The fast-fashion industry has begun to make changes to its model in response to a perceived emerging customer focus on environmental and sustainability concerns.

Developments in the fast-fashion world, however, have called into question the extent to which customers truly care about the environmental posture of the retailers they patronize.

Most notable is the emergence of Chinese fast fashion app Shein as the most searched for apparel app, and most downloaded app, in the U.S. The $800 billion company has been thriving despite drawing the ire of environmentalists and even competitors like ThredUP.

Shein recently announced a donation of $15 million over three years for a charity in Ghana meant to help those working in the secondhand clothing market in that nation’s capital city, the second largest secondhand market in the world, according to The Guardian. Shein’s announcement was alternately applauded and derided as greenwashing.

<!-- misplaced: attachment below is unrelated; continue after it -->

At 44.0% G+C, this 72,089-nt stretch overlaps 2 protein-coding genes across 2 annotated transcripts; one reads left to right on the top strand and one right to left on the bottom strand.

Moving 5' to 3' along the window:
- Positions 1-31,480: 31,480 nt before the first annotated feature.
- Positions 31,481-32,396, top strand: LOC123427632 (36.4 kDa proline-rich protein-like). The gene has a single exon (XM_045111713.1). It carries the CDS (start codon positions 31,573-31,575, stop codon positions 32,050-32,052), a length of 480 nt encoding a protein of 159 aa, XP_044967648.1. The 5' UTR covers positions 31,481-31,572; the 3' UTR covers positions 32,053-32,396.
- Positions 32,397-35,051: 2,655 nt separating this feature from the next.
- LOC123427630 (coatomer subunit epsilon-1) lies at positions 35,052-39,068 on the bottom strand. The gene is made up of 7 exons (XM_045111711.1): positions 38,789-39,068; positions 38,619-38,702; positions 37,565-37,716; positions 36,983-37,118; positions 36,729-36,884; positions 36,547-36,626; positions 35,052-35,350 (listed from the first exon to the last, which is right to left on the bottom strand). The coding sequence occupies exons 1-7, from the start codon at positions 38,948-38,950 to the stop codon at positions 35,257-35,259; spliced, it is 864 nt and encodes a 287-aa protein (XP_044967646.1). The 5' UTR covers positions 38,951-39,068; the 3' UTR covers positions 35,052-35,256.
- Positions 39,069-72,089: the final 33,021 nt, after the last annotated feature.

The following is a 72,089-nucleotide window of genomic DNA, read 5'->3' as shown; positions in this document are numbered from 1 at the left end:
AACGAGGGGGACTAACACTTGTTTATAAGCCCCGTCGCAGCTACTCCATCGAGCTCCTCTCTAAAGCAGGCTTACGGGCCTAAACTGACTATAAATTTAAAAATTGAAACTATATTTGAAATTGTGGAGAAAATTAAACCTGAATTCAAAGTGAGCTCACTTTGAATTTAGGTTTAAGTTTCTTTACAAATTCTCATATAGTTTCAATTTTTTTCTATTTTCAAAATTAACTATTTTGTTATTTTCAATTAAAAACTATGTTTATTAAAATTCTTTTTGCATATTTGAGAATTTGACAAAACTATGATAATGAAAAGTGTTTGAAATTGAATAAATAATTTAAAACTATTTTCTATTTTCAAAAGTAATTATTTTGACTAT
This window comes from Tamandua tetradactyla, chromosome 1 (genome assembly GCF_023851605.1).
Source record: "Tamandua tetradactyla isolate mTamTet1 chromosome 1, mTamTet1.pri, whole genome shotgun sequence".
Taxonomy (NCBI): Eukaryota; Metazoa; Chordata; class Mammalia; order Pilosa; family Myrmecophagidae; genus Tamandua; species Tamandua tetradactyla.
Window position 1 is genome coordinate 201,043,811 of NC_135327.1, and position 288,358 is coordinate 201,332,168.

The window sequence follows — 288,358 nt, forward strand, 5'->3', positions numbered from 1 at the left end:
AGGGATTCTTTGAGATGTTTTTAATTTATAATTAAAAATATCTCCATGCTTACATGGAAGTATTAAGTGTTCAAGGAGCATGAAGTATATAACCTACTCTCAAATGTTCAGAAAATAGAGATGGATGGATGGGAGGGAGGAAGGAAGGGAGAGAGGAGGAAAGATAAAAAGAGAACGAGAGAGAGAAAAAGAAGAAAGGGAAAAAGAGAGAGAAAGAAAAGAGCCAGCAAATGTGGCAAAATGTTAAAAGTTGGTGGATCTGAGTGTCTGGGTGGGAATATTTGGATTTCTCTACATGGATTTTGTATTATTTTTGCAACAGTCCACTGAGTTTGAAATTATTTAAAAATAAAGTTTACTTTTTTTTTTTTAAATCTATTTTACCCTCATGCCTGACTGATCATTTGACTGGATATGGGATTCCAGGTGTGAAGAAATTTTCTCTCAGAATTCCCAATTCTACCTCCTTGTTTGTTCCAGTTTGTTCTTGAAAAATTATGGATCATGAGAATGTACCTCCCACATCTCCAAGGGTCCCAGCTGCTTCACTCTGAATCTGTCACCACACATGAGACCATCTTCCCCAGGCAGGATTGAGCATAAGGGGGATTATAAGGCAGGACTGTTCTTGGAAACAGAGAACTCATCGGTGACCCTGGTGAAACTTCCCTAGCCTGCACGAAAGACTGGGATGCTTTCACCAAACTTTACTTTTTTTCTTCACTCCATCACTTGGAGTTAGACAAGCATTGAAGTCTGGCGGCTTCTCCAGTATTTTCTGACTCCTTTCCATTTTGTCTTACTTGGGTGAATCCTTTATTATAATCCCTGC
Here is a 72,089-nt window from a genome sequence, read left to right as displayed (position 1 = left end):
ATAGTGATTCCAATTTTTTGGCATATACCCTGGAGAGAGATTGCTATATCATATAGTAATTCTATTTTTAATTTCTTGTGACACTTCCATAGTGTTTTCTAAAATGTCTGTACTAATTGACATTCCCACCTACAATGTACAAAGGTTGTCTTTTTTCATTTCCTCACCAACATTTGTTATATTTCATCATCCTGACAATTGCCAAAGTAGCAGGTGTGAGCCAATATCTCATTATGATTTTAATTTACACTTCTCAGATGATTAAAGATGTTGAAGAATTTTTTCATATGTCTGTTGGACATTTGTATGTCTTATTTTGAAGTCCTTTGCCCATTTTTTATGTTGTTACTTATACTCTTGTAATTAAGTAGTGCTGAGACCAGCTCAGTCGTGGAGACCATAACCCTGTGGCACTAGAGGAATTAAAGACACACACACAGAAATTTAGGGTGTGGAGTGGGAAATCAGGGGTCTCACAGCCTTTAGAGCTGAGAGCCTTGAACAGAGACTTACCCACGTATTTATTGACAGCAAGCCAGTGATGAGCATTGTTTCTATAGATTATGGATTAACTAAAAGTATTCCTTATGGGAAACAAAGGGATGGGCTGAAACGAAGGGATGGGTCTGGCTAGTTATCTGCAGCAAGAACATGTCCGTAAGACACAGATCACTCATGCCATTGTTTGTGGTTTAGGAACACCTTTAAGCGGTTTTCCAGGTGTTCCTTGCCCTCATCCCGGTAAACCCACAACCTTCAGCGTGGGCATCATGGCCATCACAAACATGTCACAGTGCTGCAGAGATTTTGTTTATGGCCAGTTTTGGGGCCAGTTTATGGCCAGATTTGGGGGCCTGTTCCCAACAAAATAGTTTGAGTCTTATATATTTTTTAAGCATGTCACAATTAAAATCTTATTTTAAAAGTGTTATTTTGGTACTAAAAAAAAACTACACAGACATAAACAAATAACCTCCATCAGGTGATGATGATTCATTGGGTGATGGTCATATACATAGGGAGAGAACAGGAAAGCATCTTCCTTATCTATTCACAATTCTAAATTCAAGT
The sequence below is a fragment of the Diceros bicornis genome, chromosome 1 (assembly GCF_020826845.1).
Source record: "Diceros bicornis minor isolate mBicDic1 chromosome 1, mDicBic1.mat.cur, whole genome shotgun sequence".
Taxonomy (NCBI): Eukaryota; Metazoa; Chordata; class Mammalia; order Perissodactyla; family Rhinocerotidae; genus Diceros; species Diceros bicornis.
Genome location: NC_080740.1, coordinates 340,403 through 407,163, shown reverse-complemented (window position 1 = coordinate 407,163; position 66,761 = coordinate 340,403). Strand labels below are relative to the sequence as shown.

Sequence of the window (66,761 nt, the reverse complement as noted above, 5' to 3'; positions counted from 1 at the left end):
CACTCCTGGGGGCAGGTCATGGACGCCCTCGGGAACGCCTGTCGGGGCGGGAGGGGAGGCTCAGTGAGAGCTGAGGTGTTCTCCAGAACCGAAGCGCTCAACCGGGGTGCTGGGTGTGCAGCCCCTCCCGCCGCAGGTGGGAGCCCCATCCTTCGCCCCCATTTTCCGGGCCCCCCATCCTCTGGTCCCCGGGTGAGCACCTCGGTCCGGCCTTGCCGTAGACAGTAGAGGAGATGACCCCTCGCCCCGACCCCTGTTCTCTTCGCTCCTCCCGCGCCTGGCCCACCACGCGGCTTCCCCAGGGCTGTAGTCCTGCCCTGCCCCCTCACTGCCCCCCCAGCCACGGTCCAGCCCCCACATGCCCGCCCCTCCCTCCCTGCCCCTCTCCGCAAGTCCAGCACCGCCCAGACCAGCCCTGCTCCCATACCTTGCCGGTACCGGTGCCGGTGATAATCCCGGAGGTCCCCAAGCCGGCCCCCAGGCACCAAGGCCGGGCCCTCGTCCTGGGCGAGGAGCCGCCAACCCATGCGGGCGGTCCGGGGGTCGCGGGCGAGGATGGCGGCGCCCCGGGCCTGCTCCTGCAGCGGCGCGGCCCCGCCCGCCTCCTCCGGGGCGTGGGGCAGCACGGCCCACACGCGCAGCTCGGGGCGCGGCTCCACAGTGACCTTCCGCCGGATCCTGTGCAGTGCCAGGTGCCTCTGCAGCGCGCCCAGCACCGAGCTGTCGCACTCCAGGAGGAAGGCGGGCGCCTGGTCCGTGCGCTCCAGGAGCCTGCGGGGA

*In response to an email from SAC, RetailWire has updated this article to reflect that the trade organization has paused only the customer-facing usage of the scorecards, rather than pausing the use of the Higg MSI as a whole.

DISCUSSION QUESTIONS: What can other chains with an environmental/sustainable promise learn from what H&M is now dealing with? Do you see this controversy having a lasting impact on how the chain is perceived?

Please practice The RetailWire Golden Rule when submitting your comments.
"There is nothing worse for a brand than breaking the brand promise. Claiming to be 'green' is not enough today, consumers are savvy and will demand transparency."